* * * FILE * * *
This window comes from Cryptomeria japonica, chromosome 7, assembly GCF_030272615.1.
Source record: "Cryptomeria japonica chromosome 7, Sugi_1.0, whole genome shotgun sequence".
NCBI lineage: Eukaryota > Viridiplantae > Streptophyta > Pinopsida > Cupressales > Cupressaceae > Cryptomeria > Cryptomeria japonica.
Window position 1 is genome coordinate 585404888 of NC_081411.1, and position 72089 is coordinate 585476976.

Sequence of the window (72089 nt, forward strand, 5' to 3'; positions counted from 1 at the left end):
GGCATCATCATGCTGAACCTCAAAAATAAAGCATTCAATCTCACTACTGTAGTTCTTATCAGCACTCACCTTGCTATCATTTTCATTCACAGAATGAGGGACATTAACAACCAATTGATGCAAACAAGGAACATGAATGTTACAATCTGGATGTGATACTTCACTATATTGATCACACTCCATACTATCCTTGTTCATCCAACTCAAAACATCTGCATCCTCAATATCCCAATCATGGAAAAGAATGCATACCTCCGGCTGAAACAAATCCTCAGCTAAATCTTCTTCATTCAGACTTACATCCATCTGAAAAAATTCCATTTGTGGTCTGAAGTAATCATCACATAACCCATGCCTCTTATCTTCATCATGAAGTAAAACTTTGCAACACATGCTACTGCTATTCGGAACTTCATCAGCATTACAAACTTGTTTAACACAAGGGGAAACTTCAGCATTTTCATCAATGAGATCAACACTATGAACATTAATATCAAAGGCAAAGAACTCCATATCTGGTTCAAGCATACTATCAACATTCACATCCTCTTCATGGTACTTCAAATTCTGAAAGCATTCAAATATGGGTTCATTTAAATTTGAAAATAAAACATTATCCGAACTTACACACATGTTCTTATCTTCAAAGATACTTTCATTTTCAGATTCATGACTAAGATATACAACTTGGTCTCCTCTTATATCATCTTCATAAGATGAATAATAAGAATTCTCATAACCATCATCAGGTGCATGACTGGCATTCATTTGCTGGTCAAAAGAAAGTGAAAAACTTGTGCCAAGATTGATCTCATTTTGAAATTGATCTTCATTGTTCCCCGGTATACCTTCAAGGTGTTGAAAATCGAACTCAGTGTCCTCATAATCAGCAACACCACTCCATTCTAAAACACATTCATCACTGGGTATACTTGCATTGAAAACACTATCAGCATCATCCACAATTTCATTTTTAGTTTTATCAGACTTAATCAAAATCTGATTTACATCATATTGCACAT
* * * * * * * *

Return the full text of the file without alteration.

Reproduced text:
This window comes from Cryptomeria japonica, chromosome 7, assembly GCF_030272615.1.
Source record: "Cryptomeria japonica chromosome 7, Sugi_1.0, whole genome shotgun sequence".
NCBI lineage: Eukaryota > Viridiplantae > Streptophyta > Pinopsida > Cupressales > Cupressaceae > Cryptomeria > Cryptomeria japonica.
Window position 1 is genome coordinate 585404888 of NC_081411.1, and position 72089 is coordinate 585476976.

Sequence of the window (72089 nt, forward strand, 5' to 3'; positions counted from 1 at the left end):
GGCATCATCATGCTGAACCTCAAAAATAAAGCATTCAATCTCACTACTGTAGTTCTTATCAGCACTCACCTTGCTATCATTTTCATTCACAGAATGAGGGACATTAACAACCAATTGATGCAAACAAGGAACATGAATGTTACAATCTGGATGTGATACTTCACTATATTGATCACACTCCATACTATCCTTGTTCATCCAACTCAAAACATCTGCATCCTCAATATCCCAATCATGGAAAAGAATGCATACCTCCGGCTGAAACAAATCCTCAGCTAAATCTTCTTCATTCAGACTTACATCCATCTGAAAAAATTCCATTTGTGGTCTGAAGTAATCATCACATAACCCATGCCTCTTATCTTCATCATGAAGTAAAACTTTGCAACACATGCTACTGCTATTCGGAACTTCATCAGCATTACAAACTTGTTTAACACAAGGGGAAACTTCAGCATTTTCATCAATGAGATCAACACTATGAACATTAATATCAAAGGCAAAGAACTCCATATCTGGTTCAAGCATACTATCAACATTCACATCCTCTTCATGGTACTTCAAATTCTGAAAGCATTCAAATATGGGTTCATTTAAATTTGAAAATAAAACATTATCCGAACTTACACACATGTTCTTATCTTCAAAGATACTTTCATTTTCAGATTCATGACTAAGATATACAACTTGGTCTCCTCTTATATCATCTTCATAAGATGAATAATAAGAATTCTCATAACCATCATCAGGTGCATGACTGGCATTCATTTGCTGGTCAAAAGAAAGTGAAAAACTTGTGCCAAGATTGATCTCATTTTGAAATTGATCTTCATTGTTCCCCGGTATACCTTCAAGGTGTTGAAAATCGAACTCAGTGTCCTCATAATCAGCAACACCACTCCATTCTAAAACACATTCATCACTGGGTATACTTGCATTGAAAACACTATCAGCATCATCCACAATTTCATTTTTAGTTTTATCAGACTTAATCAAAATCTGATTTACATCATATTGCACAT